To Eat

Bibimbap: Top 15 Things to Do and Eat in Busan, South Korea >> Life In Limbo

Dolsot bibimbap from any kimbap cheonguk: Bibimbap is a very traditional Korean dish of rice, vegetables and gochujang, a spicy paste. Dolsot means served in a hot stone bowl, so the rice on the bottom gets a bit crispy. A kimbap cheonguk is a bit like a Korean diner – they have bright orange signs and are everywhere. Look for “?? ???” on the menu.

Cheesy Kimchijeon from Tony’s: You can kimchijeon, a kind of savoury pancake, at a lot of Korean restaurants, but my favourite is from a little hole in the wall in the Kyungsung University area in Busan. It’s cheap and comes served with melted mozzarella on top. Plus Tony, the owner, is hilarious and so welcoming.

Dak galbi: A really delicious dish cooked right on your table by the waiters. It’s a type of stir fry, usually made with chicken or seafood, a really delicious sauce and plenty of vegetables. We always order cheese-filled tteokbokki (Korean rice cakes), cheese, and rice to go with it. This a type of restaurant, labelled with “? ??”.

Shabu Shabu: Top 15 Things to Do and Eat in Busan, South Korea >> Life In Limbo

Shabu Maxim Gwangan: Shabu shabu is a really fun type of meal where you cook your food yourself in pots of hot broth on the table and then make spring rolls using rice papers, fresh veggies and plenty of different sauces. Shabu Maxim is my favourite because it looks out over Gwangalli beach and you get your own individual hot pot to cook everything yourself as opposed to cooking everything in one in the centre of the table.

Hotteok ssiat: Hotteok are a type of Korean street food – deep-fried pastries stuffed with cinnamon sugar. Hotteok ssiat is the typical Busan version which comes stuffed with cinnamon, sunflower seeds, pumpkin seeds and peanuts. The best to be had are in Nampodong.


Busan is really a wonderful city. It’s considered a “second city” compared to the larger and more famous Seoul, but it’s beautiful and fascinating.

Have you ever wanted to visit South Korea? If you’ve been to Busan before, are there any other places you’d add to this list? 

24 Before 24: Have a Picnic Somewhere Stunning


I’m doing 24 fun or new things before I turn 24. You can see the rest of my list here.

For the month of August, I have a different work schedule – I’m working 9-6 instead of 1-9. I’m not much of a morning person, so last week I was really tired as I tried to adjust to the change. Even still, I have to admit that having my evenings free was totally wonderful. Finally I’m on a similar schedule to my friends, leaving us open to exploring the beautiful city we are lucky enough to live in. That means that in the evenings last week alone, we had a gorgeous dinner sitting on a patio, explored some awesome English bookstores in the university area, and of course, had this picnic at one of the most scenic spots in Busan.


Igidae Park offers one of my favourite views that I’ve seen in Korea. The park itself is made up of fingers of land that jut out at various intervals, parallel to the far shore, which means that no matter how far you walk along the coast, you get stunning views of the city – the Diamond bridge on the left with Gwangalli beach behind, Marine City in the middle, Haeundae beach and Dongbaek Island further right, and of course Dalmaji Hill. None of those names will mean anything to you if you’ve never been to Busan, but the pictures speak for themselves. It’s beautiful.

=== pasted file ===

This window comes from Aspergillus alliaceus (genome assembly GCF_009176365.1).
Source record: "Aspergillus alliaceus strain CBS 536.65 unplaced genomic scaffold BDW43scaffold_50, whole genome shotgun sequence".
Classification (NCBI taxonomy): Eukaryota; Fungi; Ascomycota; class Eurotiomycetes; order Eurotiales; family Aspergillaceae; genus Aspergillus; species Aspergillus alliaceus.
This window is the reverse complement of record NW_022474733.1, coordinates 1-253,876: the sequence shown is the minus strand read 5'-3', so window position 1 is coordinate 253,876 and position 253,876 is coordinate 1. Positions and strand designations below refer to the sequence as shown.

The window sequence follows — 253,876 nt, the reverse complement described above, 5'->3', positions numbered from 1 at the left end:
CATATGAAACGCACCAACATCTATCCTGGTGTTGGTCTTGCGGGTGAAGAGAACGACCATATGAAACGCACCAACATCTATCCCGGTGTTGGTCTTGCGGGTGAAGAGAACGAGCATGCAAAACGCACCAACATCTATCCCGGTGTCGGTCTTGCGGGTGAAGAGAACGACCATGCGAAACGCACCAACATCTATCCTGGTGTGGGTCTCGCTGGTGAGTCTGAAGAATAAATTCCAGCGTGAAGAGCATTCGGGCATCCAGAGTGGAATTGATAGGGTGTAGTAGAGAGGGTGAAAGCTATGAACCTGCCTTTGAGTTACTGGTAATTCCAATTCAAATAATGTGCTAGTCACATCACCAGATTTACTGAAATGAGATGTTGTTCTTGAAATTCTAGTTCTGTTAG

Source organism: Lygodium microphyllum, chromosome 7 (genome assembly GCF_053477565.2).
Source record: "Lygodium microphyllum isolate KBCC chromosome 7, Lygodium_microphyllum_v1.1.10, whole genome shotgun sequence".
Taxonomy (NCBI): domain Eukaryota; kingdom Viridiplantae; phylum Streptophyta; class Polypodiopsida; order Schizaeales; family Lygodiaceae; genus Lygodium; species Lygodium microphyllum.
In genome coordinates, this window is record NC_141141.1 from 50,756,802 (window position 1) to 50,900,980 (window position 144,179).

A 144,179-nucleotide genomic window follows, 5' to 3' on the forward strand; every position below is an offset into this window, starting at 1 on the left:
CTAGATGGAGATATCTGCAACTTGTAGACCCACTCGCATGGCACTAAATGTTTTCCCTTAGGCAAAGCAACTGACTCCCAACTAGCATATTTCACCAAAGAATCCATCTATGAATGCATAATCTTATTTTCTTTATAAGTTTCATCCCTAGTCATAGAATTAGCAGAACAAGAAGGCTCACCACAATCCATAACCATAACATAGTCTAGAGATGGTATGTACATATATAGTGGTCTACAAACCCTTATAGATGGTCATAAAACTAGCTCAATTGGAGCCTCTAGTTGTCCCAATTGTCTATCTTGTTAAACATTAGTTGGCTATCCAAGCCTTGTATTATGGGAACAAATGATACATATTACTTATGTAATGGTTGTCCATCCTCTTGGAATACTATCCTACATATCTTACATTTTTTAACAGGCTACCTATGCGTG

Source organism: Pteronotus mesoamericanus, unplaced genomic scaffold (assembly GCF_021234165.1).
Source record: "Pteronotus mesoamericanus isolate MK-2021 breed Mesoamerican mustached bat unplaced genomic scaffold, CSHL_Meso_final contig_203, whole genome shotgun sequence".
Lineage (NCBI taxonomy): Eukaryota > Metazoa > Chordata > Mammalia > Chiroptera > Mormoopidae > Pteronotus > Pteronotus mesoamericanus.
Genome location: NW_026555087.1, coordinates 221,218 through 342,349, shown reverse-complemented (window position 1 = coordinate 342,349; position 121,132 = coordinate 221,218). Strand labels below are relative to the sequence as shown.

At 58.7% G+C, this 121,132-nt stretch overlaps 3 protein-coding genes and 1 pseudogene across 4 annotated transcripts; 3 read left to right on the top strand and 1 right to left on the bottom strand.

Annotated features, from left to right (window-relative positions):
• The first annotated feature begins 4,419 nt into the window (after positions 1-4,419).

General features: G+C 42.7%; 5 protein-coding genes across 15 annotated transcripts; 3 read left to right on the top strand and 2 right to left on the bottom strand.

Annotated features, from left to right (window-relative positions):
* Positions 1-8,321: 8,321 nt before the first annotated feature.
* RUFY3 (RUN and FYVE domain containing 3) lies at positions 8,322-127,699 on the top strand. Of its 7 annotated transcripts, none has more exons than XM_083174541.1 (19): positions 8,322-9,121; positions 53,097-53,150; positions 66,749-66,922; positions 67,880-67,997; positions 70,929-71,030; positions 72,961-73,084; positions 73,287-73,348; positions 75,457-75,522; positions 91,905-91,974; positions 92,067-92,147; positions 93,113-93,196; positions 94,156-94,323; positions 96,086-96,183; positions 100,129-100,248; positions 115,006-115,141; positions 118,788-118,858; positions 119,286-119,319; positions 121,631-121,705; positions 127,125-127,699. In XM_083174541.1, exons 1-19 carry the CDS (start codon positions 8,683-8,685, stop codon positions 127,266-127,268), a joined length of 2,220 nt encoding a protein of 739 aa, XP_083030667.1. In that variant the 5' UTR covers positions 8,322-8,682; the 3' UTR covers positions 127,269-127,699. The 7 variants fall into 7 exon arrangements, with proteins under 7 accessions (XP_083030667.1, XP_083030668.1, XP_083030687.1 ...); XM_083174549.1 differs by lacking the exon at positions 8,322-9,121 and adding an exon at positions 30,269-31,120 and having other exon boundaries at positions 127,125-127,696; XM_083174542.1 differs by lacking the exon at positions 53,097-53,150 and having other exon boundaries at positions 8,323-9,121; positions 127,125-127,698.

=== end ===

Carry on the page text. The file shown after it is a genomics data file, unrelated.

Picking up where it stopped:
After work last Thursday, we took the metro 11 stops, then hopped in a 5-minute cab ride and ended up in Igidae. We were met with gorgeous views, beautiful clouds, and the prettiest blues and pinks of the sunset. I’d been once before, in the Spring, but I absolutely loved it at dusk.


Our picnic fare was random (as the best picnic food is!) but perfect. We had kimbap (kind of like Korean sushi), chips, pastries, crackers, wine and cookies.


We sat on the rocks overlooking the water as the sun went down, and for as long as we could after it was dark, until the ceaseless mosquito bites made us flee the scene. We talked about how lucky we felt to be able to experience such a beautiful place on a weeknight, after work, a short half hour trip from where we lived. It felt like freedom, and summer, and I was so grateful to be living so close to the water, to have made such great friends here, and to be eating Ritter Sport chocolate. It made me feel excited and inspired to make the most of the rest of my summer evenings as much as I possibly can. Life is grand.

Lately | June

Lately JuneExcited I was able to see a stunning coastal temple this morning before I had to go to work.

Resolving to get out more in the mornings instead of always saving my excursions for the weekend.

Becoming a regular at a few great restaurants + bars in my neighbourhood (for Busanites: Artista and Thursday Party).

Planning my summer vacation – I’m thinking Japan!